In this slide, it explains the reason why the information came from authoritative sources but still not trustworthy. The possible reason could be (1) the way information is produced, (2)carelessness or loaded with secret intentions, (3) in favour of their hidden goal, (4)not spending enough time, (5) limited topic vocabulary, (6) limited by technical barriers, (7)information that fits with your knowledge & beliefs, and (8) from a source that you think is trustworthy.
In this exercise, a team of students listed out a number of tasks that they have to complete when preparing the lesson plan. Which of the following task will be listed as the top priority on your to-do list? Will you start searching at this moment?
In this slide, it introduces the six frames for informed learning, suggested by Prof. Christine Bruce, would help learners brainstorm about the research topic in all-rounded, comprehensive way. The six aspects of your research topic that you should brainstorm for are: (1) Content frame, (2) Competency frame, (3) Learning to learn frame, (4) Personal relevance frame, (5) Social impact frame, and (6) Relational frame.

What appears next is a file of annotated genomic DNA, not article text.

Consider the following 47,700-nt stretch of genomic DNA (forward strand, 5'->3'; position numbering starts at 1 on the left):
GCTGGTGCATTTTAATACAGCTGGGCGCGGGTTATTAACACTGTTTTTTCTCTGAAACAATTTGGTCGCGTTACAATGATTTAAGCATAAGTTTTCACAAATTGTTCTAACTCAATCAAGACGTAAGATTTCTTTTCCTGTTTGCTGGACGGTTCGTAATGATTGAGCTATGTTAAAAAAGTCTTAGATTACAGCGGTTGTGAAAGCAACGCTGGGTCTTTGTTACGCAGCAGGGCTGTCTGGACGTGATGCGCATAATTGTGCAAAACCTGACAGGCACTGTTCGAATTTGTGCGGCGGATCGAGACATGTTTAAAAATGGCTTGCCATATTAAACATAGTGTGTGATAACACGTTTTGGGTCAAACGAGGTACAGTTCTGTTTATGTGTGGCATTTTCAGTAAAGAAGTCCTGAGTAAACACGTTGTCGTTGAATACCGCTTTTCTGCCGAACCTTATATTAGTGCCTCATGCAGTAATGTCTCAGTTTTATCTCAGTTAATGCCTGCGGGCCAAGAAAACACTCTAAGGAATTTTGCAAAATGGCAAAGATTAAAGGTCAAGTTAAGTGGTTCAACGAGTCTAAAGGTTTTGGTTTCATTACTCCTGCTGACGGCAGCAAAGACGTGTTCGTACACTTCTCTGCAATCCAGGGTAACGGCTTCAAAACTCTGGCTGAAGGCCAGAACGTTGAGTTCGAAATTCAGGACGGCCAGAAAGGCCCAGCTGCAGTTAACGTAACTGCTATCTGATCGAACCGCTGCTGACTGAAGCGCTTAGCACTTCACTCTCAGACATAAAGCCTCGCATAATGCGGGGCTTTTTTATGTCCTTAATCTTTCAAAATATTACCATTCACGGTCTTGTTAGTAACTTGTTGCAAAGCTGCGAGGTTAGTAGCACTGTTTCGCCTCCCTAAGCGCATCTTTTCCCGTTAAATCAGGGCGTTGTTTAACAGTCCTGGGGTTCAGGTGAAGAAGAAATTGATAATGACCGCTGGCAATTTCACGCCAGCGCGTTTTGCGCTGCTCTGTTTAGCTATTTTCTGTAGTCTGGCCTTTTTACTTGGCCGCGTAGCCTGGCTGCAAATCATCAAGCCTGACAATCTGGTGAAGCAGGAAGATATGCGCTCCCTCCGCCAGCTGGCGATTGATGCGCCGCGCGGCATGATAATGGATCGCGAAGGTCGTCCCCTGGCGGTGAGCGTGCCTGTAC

In this exercise, learners are required to distinguish the information belong to "primary sources" or "secondary sources". Primary information source are anything created at the time when the incident/event happened. They were created with the intention to record the incident/event. It could be a document, manuscript, autobiography, a recording, a diary, an artifact, and so on. Secondary information source is anything (e.g., documents, records, artifacts, objects, and so on) that discuss, relates, or refers another piece of information existing elsewhere.